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Contributing writer

How Shodan helped bring down a ransomware botnet

Oct 07, 20163 mins

Shodan is a search engine that looks for internet-connected devices. This summer, it was also used by security researchers and law enforcement to shut down a ransomware botnet

Shodan is a search engine that looks for internet-connected devices. Hackers use it to find unsecured ports and companies use it to make sure that their infrastructure is locked down. This summer, it was also used by security researchers and law enforcement to shut down a ransomware botnet.

The Encryptor RaaS botnet offered ransomware as a service, allowing would-be criminals to get up and going quickly with their ransomware campaigns, without having to write code themselves, according to report released last week.

The ransomware first appeared in the summer of 2015. It didn’t make a big impact — in March, Cylance reported that it had just 1,818 victims, only eight of whom had paid the ransom.

But it had a few things going for it that could have spelled success.

Its big selling point was the price, said Ed Cabrera, chief cybersecurity officer at Trend Micro, which released last week’s report.

Other ransomware-as-a-service providers charged about 40 percent in commissions, so Encryptor RaaS was a bargain at just 5 percent.

Plus, it billed itself as “fully undetectable,” with a fair degree of success in evading antivirus detection, using valid certificates, and using the Tor network to hide its entire infrastructure.

A year after its release, only two out of 35 antivirus products were able to detect it, according to NoDistribute, a service that checks malware against the top antivirus products.

The low price may have affected customer service, however.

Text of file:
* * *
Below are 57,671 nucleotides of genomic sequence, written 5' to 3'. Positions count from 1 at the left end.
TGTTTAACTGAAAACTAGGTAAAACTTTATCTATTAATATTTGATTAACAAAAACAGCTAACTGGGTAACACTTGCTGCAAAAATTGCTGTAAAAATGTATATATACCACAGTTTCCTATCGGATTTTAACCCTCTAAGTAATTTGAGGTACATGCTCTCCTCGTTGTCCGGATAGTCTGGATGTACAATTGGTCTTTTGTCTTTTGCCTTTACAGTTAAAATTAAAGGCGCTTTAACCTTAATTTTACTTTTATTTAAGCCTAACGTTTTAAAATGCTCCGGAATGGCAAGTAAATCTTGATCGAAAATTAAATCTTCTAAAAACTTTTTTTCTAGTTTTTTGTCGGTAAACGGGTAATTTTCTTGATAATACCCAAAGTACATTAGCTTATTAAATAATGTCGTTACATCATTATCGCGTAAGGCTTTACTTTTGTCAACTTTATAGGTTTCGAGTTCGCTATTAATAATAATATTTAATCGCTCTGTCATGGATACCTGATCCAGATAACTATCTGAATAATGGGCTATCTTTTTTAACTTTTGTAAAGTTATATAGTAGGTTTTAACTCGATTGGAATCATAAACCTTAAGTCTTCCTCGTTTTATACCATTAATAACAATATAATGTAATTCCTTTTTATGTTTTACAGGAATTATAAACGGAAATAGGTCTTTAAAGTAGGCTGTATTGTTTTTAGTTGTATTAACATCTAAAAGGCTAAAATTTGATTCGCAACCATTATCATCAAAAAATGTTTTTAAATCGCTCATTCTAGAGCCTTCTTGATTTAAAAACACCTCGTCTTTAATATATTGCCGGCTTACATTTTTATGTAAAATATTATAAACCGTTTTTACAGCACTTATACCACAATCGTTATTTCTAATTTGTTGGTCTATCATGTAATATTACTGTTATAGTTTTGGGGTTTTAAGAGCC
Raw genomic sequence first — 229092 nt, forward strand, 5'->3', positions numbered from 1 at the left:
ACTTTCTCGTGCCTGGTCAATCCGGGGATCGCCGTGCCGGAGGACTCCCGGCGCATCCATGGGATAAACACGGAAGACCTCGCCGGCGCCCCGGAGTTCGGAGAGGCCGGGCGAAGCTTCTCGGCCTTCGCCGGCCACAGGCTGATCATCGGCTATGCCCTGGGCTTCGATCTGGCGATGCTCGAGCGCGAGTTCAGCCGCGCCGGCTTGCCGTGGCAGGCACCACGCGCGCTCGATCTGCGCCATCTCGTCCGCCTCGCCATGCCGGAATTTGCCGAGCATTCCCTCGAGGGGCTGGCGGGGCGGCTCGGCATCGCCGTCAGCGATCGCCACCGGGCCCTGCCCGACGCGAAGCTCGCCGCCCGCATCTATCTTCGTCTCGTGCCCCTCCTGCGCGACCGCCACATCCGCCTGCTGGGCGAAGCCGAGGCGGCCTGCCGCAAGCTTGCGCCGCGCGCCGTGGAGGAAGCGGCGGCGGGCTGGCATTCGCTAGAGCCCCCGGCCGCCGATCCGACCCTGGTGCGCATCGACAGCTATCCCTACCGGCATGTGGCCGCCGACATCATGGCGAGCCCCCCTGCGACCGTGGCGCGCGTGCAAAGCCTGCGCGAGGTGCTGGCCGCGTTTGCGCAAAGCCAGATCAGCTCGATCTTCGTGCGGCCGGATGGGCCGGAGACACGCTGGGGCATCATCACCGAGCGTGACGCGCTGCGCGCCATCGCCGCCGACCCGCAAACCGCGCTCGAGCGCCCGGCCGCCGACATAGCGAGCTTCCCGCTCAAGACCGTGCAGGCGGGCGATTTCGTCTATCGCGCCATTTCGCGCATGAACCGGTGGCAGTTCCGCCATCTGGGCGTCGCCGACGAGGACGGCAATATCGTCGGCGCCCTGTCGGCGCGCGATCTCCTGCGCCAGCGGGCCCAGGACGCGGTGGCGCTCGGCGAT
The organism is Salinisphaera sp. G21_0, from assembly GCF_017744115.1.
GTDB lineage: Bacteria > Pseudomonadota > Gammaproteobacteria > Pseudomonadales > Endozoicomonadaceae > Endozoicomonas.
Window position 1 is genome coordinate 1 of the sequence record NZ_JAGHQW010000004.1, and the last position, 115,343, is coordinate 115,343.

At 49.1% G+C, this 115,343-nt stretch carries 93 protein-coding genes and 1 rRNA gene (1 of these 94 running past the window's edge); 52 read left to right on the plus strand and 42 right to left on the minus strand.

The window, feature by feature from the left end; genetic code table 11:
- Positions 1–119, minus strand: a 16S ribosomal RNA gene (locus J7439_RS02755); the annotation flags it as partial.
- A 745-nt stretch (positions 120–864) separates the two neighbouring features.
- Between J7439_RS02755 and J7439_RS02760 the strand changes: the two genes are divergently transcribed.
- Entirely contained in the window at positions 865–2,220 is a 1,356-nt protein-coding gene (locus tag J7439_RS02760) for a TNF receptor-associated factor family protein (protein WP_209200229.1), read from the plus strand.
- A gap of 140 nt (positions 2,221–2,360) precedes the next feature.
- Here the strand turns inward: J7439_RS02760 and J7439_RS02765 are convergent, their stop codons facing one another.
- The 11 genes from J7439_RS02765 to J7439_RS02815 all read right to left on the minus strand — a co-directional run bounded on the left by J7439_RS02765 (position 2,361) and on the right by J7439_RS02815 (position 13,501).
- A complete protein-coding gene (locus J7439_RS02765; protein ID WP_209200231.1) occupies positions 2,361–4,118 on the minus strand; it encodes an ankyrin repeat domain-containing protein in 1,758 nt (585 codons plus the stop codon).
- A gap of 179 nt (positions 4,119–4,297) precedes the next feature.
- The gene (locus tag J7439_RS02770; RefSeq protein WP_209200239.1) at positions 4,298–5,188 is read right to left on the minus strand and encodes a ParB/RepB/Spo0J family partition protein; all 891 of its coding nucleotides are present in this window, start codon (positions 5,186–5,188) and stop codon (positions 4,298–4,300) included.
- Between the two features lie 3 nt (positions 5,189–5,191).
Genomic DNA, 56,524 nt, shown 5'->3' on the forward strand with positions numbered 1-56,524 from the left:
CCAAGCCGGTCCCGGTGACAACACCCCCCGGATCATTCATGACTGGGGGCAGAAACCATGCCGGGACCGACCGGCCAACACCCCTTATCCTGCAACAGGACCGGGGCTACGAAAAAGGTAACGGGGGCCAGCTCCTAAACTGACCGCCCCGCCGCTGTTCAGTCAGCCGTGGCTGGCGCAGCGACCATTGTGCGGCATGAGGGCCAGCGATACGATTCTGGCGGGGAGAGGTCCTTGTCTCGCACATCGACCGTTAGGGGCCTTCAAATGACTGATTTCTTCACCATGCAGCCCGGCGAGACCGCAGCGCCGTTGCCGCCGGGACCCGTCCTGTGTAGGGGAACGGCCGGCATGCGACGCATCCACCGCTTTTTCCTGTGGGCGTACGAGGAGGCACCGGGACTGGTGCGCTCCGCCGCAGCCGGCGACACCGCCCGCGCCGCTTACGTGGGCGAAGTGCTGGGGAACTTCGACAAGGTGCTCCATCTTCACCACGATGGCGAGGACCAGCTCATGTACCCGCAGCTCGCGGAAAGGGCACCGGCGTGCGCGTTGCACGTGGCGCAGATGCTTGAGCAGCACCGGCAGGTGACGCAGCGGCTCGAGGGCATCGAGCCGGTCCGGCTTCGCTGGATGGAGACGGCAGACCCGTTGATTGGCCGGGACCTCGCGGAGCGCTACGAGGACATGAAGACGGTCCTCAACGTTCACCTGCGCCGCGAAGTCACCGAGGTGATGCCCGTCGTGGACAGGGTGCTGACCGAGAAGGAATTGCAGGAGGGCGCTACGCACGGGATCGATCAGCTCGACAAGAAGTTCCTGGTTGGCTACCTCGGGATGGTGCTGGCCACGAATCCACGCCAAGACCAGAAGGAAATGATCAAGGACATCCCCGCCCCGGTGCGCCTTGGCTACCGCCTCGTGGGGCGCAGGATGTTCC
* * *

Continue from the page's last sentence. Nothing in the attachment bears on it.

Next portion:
“There was dissatisfaction with the service and the product that was being offered,” said Cabrera. “You need to be able to make enough money to keep the lights on.”

But the death stroke came from Shodan.

Security researchers found that one of the Encryptor RaaS servers was mistakenly left unprotected, exposed to the Internet, instead of being anonymized and hidden inside the Tor network.

“With Shodan, they were able to identify Encryptor RaaS being hosted, and once that was found, they were able to shut it down,” said Cabrera.

Law enforcement authorities stepped in and closed one of the systems in June, then three more servers were seized a few days later.

Encryptor RaaS developers called it quits soon after.

[ MORE ON RANSOMWARE: The history of ransomware ]

“Either they were detected by law enforcement, or they couldn’t sustain their business model,” he said. “If you have high technical requirements in the malware that you’re creating, you need people to do your development and provide the service, you need to keep making money.”

In addition, in the criminal marketplace, it’s all about the reputation.

“If your customers believe that you have an inferior product or service, you’re gong to be named and shamed and you’ll have to close doors,” he said. “If they believe that you’ve been compromised by law enforcement as well, it puts a damper on business.”

The shutdown wasn’t all good news for the rest of us, however.

When its operators shut down Encryptor RaaS, they wiped the master decryption key.

Victims of the ransomware whose files had been encrypted no longer had any way to get those files back — even if they paid the ransom.

It’s yet another example that businesses shouldn’t count on being able to just pay a ransom to get their data back, and need to put more effort into preventing the infection in the first place, said Cabrera.